28. Maury, C. J. (1917). Santo Domingo type sections and fossils. Bulletins of American Paleontology, 5(30), 1–43.Google Scholar
  29. McArthur, J. M. (1994). Recent trends in strontium isotope stratigraphy. Terra Nova, 6(4), 331–358.CrossRefGoogle Scholar
  30. McArthur, J. M., Donovan, D. T., Thirlwall, M. F., Fouke, B. W., & Mattey, D. (2000). Strontium isotope profile of the early Toarcian (Jurassic) oceanic anoxic event, the duration of ammonite biozones, and belemnite palaeotemperatures. Earth and Planetary Science Letters, 179(2), 269–285.CrossRefGoogle Scholar
  31. McArthur, J. M., Howarth, R. J., & Bailey, T. R. (2001). Strontium isotope stratigraphy: LOWESS Version 3. Best-fit line to the marine Sr-isotope curve for 0 to 509 Ma and accompanying look-up table for deriving numerical age. Journal of Geology, 109(2), 155–169.CrossRefGoogle Scholar
  32. McArthur, J. M., Janssen, N. M. M., Reboulet, S., Leng, M. J., Thirlwall, M. F., & Van de Schootbrugge, B. (2007). Paleotemperatures, polar ice-volume, and isotope stratigraphy (Mg/Ca, δ18O, δ13C, 87Sr/86Sr): the Early Cretaceous (Berriasian, Valanginian, Hauterivian). Palaeogeography, Palaeoclimatology, Palaeoecology, 248(3–4), 391–430.CrossRefGoogle Scholar
  33. Moreno, J.F., Hendy, A.J.W., Quiroz, L., Hoyos, N., Jones, D.S., Zapata, V., Zapata, S., Ballen, G.A., Cadena, E., Cárdenas, A.L., Carrillo-Briceño, J.D., Carrillo, J.D., Delgado-Sierra, D., Escobar, J., Martínez, J.I., Martínez, C., Montes, C., Moreno, J., Pérez, N., Sánchez, R., Suárez, C., Vallejo-Pareja, M.C., & Jaramillo, C. (2015). Revised stratigraphy of neogene strata in the Cocinetas Basin, La Guajira, Colombia. Swiss J Paleontol. doi:10.1007/s13358-015-0071-4.
  34. Muessig, K. W. (1984). Structure and Cenozoic tectonics of the Falcón Basin, Venezuela, and adjacent areas. Geological Society of America Memoirs, 162, 217–230.Google Scholar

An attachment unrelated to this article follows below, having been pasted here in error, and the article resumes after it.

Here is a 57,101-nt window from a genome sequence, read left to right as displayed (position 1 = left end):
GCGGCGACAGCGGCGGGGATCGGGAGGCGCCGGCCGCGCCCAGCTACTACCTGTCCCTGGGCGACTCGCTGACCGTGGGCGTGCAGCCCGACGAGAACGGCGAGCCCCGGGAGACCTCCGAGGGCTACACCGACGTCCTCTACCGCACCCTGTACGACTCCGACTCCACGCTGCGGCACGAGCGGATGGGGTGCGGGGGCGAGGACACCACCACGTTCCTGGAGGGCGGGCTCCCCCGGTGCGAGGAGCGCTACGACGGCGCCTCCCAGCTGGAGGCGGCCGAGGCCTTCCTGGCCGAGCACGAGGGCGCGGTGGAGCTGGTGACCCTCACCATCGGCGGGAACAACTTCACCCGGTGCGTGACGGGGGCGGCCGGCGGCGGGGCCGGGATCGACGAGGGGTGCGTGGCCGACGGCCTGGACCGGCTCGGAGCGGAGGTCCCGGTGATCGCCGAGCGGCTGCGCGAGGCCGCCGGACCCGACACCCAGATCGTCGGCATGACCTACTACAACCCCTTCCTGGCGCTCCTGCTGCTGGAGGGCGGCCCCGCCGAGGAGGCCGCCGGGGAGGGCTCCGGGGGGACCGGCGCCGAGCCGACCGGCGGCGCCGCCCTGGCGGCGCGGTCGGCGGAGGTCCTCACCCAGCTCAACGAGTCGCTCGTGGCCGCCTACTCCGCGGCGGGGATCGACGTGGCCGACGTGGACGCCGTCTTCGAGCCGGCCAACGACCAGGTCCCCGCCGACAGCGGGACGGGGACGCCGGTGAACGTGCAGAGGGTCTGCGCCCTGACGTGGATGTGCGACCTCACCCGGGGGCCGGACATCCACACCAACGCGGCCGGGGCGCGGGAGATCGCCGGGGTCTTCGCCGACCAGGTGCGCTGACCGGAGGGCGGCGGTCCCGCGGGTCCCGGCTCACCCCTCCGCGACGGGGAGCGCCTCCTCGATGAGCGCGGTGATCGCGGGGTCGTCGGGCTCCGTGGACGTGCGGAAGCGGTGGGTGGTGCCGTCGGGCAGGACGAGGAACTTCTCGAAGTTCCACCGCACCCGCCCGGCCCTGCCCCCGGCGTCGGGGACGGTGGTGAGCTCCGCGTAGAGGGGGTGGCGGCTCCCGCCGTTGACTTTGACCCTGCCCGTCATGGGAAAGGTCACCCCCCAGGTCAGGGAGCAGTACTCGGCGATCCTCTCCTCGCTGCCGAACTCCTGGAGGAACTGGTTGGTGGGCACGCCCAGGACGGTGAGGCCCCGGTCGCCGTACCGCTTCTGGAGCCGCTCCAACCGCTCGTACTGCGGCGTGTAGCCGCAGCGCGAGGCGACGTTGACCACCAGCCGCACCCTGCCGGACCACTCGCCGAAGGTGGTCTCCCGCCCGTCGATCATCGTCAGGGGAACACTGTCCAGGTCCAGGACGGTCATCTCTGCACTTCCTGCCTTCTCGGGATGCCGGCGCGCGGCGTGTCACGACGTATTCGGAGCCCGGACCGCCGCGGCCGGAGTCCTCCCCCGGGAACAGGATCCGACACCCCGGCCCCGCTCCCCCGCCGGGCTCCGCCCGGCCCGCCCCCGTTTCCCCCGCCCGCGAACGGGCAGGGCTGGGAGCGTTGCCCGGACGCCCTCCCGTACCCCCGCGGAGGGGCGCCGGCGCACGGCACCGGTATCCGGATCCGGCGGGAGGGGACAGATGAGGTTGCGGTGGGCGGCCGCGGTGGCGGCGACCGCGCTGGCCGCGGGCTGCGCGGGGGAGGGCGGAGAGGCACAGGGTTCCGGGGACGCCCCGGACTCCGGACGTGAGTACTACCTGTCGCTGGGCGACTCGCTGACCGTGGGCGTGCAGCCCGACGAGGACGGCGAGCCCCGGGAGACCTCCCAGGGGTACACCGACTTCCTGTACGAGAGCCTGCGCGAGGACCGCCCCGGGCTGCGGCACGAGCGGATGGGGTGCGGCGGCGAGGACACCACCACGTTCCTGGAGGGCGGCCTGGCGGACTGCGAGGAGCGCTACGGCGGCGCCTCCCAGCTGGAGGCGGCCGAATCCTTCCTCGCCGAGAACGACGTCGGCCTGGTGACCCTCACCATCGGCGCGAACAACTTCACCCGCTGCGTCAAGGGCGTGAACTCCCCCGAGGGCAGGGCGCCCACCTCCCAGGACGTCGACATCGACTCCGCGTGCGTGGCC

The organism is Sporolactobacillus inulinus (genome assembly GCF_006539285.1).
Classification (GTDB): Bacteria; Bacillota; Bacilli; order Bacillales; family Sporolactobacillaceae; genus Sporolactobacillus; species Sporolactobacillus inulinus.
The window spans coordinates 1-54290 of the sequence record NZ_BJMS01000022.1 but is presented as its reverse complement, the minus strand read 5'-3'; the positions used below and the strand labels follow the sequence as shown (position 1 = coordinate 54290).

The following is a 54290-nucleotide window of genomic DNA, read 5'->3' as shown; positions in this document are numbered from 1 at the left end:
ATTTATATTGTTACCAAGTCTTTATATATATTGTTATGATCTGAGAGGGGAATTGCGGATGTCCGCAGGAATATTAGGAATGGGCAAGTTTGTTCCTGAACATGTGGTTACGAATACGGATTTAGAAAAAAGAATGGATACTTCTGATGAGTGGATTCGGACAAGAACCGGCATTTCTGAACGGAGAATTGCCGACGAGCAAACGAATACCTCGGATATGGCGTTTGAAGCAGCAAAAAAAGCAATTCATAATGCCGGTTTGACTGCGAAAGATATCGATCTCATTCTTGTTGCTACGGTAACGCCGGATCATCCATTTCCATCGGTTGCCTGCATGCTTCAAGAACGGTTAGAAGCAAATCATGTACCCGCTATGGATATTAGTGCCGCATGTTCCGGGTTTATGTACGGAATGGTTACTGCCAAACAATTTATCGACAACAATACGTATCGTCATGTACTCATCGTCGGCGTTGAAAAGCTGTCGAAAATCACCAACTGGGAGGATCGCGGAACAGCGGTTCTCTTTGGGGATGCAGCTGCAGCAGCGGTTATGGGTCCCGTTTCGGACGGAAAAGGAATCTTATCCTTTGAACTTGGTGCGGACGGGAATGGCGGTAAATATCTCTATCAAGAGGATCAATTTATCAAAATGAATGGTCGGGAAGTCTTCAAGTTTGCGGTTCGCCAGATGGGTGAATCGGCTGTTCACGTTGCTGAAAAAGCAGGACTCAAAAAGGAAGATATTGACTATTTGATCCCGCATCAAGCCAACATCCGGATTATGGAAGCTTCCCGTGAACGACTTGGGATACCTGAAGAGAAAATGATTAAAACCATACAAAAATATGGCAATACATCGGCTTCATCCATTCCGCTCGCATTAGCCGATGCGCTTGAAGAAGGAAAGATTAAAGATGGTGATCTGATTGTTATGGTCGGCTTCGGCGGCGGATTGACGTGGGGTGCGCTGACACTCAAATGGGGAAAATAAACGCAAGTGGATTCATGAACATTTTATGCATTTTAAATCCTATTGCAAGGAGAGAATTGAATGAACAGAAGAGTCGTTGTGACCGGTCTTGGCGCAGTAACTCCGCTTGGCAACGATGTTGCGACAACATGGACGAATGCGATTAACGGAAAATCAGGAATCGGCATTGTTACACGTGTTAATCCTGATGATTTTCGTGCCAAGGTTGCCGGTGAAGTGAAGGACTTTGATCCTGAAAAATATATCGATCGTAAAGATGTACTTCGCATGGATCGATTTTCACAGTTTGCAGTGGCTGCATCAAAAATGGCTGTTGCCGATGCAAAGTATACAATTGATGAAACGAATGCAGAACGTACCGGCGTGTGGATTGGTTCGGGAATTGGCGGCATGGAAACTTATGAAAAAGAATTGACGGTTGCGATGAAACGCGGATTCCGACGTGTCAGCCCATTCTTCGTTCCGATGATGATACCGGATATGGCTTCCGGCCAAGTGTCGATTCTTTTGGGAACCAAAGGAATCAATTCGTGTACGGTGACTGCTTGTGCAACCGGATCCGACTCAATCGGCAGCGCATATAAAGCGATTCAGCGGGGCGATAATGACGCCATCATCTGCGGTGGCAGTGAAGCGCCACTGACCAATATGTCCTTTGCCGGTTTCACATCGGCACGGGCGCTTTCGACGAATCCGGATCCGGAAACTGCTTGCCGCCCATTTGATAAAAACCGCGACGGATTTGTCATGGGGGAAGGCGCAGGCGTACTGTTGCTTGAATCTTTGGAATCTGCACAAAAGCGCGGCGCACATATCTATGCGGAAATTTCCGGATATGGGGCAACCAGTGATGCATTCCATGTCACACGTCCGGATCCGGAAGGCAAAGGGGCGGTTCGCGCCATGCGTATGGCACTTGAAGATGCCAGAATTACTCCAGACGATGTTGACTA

35. Olsson, A. A. (1922). The miocene of northern Costa Rica with notes on its general stratigraphic relations. Bulletins of American Paleontology, 9(39), 173–340.Google Scholar
  36. Olsson, A. A. (1928). Contributions to the tertiary paleontology of Northern Peru: Part 1. Bulletins of American Paleontology, 14(52), 47–164.Google Scholar
  37. Olsson, A. A. (1930). Contributions to the tertiary paleontology of Northern Peru: Part 3, Eocene Mollusca. Bulletins of American Paleontology, 17(62), 1–164.Google Scholar
  38. Olsson, A. A. (1931). Contributions to the tertiary paleontology of Northern Peru: Part 4, The Peruvian Oligocene. Bulletins of American Paleontology, 17(63), 13–33.Google Scholar
  39. Olsson, A. A. (1932). Contributions to the tertiary paleontology of Northern Peru: Part 5, Miocene Mollusca. Bulletins of American Paleontology, 19(68), 1–272.Google Scholar
  40. Olsson, A. A., & Richards, H. G. (1961). Some tertiary fossils from the Goajira Peninsula. Philadelphia: Academy of Natural Sciences. Notulae Naturae, No. 350.Google Scholar